with James Manktelow & Amy Carlson.
If you’ve found yourself putting off important tasks over and over again, you’re not alone. In fact, many people procrastinate to some degree – but some are so chronically affected by procrastination that it stops them fulfilling their potential and disrupts their careers.
The key to controlling this destructive habit is to recognize when you start procrastinating, understand why it happens (even to the best of us), and take active steps to manage your time and outcomes better.
In a nutshell, you procrastinate when you put off things that you should be focusing on right now, usually in favor of doing something that is more enjoyable or that you’re more comfortable doing.
According to psychologist Professor Clarry Lay, a prominent writer on procrastination, procrastination occurs when there’s “a temporal gap between intended behavior and enacted behavior.” That is, procrastination is occurring when there’s a significant time period between when people intend to do a job, and when they actually do it.
Follow these steps to deal with and control procrastination:
If you're honest with yourself, you probably know when you're procrastinating. But to be sure, take our Are You a Procrastinator? self test.
Here are some useful indicators that will help you know when you’re procrastinating:
Putting off an unimportant task isn't necessarily procrastination: it may just be good prioritization!
Putting off an important task for a short period because you’re feeling particularly tired isn’t necessarily procrastination either, so long as you don’t delay starting the task for more than a day or so, and this is only an occasional event. If you have a genuine good reason for rescheduling something important, then you’re not necessarily procrastinating. But if you’re simply “making an excuse” because you really just don’t want to do it, then you are.
In his 1986 article “At Last, My Research Article on Procrastination”, published in the Journal of Research on Personality, Lay noted that procrastinatory behavior is independent of need for achievement, energy, or self-esteem. In other words, you may be a procrastinator even if you’re confident in your own abilities, energetic, and enjoy achieving things.
Why you procrastinate can depend on both you and the task. But it's important to understand which of the two is relevant in a given situation, so that you can select the best approach for overcoming your reluctance to get going.
One reason for procrastination is that people find a particular job unpleasant, and try to avoid it because of that. Most jobs have unpleasant or boring aspects to them, and often the best way of dealing with these is to get them over and done with quickly, so that you can focus on the more enjoyable aspects of the job.
Another cause is that people are disorganized. Organized people manage to fend of the temptation to procrastinate, because they will have things like prioritized to-do lists and schedules which emphasize how important the piece work is, and identify precisely when it’s due. They’ll also have planned how long a task will take to do, and will have worked back from that point to identify when they need to get started in order to avoid it being late. Organized people are also better placed to avoid procrastination, because they know how to break the work down into manageable “next steps”.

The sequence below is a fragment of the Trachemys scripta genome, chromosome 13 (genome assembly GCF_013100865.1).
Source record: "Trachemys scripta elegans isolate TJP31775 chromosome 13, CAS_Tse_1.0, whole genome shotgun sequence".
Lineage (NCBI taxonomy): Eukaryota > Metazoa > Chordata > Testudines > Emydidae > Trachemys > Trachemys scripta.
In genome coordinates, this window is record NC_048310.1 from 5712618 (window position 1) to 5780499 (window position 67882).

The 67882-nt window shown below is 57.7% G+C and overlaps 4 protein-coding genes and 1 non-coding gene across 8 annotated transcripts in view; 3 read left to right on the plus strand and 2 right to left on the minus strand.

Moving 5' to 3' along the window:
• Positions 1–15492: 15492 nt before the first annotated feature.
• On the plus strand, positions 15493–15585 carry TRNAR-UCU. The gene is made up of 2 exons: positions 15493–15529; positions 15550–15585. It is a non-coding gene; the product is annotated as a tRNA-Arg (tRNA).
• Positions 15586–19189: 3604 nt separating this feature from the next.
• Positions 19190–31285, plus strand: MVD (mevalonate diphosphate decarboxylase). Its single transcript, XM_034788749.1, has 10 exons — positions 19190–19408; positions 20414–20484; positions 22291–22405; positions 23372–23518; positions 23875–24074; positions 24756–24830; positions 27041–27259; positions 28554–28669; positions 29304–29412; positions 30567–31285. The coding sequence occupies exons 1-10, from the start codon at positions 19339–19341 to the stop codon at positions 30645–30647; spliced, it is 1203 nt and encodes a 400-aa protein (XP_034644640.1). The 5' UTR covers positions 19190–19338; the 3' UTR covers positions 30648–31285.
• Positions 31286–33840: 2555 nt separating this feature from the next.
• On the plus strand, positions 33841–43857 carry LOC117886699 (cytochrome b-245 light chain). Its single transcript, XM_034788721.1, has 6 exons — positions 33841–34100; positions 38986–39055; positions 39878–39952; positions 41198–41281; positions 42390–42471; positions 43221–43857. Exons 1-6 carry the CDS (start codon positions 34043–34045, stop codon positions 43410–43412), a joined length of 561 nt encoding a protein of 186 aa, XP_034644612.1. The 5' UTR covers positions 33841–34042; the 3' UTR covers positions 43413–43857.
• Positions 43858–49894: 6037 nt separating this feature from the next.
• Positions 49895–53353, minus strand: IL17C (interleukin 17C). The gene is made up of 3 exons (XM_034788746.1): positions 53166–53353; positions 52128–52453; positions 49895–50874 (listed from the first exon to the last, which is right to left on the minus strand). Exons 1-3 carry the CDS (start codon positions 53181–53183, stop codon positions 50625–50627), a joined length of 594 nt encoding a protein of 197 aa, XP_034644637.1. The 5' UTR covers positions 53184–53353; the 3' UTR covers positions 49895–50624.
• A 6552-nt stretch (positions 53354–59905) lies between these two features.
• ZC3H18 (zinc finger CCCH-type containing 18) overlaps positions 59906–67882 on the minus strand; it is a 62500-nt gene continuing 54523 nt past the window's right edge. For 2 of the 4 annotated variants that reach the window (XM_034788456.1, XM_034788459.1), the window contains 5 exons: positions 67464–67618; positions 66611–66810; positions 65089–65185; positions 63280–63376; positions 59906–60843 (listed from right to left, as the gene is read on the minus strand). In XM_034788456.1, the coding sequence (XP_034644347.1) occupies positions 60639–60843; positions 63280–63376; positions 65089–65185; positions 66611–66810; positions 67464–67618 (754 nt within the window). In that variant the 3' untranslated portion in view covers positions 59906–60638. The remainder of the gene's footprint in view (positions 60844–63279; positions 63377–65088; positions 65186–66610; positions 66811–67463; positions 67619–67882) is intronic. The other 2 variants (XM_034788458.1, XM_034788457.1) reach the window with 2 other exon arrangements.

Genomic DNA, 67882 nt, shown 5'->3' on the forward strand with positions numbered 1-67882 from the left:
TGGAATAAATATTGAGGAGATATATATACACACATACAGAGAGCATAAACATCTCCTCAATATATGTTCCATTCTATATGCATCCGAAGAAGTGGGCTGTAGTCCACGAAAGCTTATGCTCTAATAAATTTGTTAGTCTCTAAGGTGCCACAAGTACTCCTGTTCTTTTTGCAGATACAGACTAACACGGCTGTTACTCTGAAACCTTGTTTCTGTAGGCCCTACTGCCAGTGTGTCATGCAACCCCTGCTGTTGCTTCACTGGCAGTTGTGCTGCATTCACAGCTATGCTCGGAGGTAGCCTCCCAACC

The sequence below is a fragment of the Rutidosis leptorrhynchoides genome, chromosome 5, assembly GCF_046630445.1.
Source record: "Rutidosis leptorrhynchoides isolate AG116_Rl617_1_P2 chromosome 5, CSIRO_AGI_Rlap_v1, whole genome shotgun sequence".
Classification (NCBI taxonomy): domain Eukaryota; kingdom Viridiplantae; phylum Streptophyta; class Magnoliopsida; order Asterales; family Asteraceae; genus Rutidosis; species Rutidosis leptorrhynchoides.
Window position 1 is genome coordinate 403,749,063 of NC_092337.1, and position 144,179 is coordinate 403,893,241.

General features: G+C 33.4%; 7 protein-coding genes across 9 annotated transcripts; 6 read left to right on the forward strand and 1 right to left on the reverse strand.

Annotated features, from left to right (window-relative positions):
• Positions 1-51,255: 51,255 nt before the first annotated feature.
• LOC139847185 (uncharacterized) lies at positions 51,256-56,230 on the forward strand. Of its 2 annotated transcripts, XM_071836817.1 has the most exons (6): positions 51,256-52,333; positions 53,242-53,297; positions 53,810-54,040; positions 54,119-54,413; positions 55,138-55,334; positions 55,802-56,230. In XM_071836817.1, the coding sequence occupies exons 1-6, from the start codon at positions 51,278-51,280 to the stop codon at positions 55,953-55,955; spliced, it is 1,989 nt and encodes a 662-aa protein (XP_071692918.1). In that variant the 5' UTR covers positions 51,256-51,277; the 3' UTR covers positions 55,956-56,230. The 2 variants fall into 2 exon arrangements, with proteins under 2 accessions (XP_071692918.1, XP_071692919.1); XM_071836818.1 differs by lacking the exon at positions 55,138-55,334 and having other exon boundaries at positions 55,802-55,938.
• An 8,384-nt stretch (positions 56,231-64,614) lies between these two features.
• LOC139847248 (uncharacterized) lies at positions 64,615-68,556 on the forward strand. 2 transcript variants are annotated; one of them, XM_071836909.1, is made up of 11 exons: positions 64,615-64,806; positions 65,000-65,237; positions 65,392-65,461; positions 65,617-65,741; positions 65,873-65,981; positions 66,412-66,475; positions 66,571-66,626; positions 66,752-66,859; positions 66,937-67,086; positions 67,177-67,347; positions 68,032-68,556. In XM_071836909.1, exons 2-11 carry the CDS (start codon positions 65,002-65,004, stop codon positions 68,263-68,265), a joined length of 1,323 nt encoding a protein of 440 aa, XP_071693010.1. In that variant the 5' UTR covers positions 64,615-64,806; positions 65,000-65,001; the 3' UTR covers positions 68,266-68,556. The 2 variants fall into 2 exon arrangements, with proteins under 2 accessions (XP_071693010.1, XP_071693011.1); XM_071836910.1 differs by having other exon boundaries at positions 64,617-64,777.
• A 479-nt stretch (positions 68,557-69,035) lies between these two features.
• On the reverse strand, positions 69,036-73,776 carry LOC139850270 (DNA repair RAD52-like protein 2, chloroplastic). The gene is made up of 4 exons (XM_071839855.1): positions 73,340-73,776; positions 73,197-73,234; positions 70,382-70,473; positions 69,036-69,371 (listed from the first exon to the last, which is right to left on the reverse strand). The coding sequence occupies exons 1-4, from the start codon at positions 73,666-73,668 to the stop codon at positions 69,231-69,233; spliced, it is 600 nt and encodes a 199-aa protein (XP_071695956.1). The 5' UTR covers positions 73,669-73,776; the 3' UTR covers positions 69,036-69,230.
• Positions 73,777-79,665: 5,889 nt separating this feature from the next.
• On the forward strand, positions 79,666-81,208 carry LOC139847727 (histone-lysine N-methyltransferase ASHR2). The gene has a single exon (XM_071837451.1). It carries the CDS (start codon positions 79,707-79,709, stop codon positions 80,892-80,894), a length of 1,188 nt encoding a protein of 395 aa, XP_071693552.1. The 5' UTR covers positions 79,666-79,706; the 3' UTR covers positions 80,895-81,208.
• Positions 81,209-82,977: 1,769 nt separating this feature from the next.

Even if you’re organized, you can feel overwhelmed by the task. You may doubt that you have the skills or resources you think you need, so you seek comfort in doing tasks you know you're capable of completing. Unfortunately, the big task isn't going to go away – truly important tasks rarely do. You may also fear success as much as failure. For example, you may think that success will lead to you being swamped with more requests to do this type of task, or that you’ll be pushed to take on things that you feel are beyond you.
Surprisingly, perfectionists are often procrastinators, as they can tend to think "I don't have the right skills or resources to do this perfectly now, so I won't do it at all."
One final major cause of procrastination is having underdeveloped decision-making skills. If you simply can’t decide what to do, you’re likely to put off taking action in case you do the wrong thing.
Procrastination is a habit – a deeply ingrained pattern of behavior. That means that you won’t just break it overnight. Habits only stop being habits when you have persistently stopped practising them, so use as many approaches as possible to maximize your chances of beating procrastination. Some tips will work better for some people than for others, and for some tasks than others. And, sometimes, you may simply need to try a fresh approach to beat the “procrastination peril”!
These general tips will help motivate you to get moving:
If you're pocrastinating because you're disorganized, here's how to get organized!
If you're putting off starting a project because you find it overwhelming, you need to take a different approach. Here are some tips:
If you’re procrastinating because you find the task unpleasant:
Finally, if you’re procrastinating because you can’t decide what action to take, and are putting off making a decision because you’re nervous about making the wrong choice, see our decision-making section. This teaches a range of powerful and effective decision-making techniques.
Remember: the longer you can spend without procrastinating, the greater your chances of breaking this destructive habit for good!
To have a good chance of conquering procrastination, you need to spot straight away that you're doing it. Then, you need to identify why you're procrastinating and taken appropriate steps to overcome the block.
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